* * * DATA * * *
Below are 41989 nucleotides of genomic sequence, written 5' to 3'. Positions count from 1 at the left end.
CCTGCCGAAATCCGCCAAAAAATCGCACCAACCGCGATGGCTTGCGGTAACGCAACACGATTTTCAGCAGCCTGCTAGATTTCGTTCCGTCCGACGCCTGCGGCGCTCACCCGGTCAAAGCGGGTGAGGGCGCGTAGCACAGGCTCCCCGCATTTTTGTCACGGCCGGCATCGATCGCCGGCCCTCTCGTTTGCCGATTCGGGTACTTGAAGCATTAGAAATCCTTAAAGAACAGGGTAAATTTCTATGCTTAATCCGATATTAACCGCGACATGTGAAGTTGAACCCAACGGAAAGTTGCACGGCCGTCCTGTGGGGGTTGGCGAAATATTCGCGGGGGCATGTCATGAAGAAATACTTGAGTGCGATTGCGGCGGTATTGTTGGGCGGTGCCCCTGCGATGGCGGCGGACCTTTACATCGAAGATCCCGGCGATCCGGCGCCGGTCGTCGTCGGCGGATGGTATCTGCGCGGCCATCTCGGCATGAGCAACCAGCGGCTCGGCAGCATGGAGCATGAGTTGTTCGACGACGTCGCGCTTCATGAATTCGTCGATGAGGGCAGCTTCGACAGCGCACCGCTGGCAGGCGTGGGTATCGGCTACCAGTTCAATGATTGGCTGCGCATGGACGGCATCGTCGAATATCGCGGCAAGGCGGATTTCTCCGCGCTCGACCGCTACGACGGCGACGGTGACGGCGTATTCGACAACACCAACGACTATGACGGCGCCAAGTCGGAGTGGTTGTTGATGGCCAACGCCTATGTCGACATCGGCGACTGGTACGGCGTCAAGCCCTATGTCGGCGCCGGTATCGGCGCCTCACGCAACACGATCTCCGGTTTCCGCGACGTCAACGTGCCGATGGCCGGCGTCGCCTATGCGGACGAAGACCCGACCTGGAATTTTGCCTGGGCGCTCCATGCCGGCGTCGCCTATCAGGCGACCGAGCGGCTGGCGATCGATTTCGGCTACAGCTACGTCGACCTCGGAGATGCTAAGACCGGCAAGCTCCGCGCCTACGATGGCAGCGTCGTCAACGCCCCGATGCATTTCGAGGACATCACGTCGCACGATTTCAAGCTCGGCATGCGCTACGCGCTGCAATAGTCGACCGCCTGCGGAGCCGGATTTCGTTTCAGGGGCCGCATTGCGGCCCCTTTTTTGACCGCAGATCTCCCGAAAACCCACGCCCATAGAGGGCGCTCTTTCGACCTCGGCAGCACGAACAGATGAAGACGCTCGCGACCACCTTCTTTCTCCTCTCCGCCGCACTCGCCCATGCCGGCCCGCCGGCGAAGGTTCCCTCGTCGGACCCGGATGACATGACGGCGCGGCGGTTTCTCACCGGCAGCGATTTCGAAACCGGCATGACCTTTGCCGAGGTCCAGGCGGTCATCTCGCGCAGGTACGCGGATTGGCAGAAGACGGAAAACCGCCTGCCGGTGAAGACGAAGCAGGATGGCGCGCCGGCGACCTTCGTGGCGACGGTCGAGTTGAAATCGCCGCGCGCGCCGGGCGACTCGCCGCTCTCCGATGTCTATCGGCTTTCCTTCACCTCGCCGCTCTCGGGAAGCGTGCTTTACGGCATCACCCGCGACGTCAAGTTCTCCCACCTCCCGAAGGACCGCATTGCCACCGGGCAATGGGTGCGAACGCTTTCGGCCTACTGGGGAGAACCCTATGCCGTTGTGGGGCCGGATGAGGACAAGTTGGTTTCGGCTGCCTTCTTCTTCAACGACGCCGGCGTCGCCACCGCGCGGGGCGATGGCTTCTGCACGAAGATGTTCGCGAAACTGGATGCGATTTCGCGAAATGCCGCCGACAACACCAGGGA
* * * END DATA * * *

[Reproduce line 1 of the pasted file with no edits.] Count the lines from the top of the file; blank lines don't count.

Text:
Below are 41989 nucleotides of genomic sequence, written 5' to 3'. Positions count from 1 at the left end.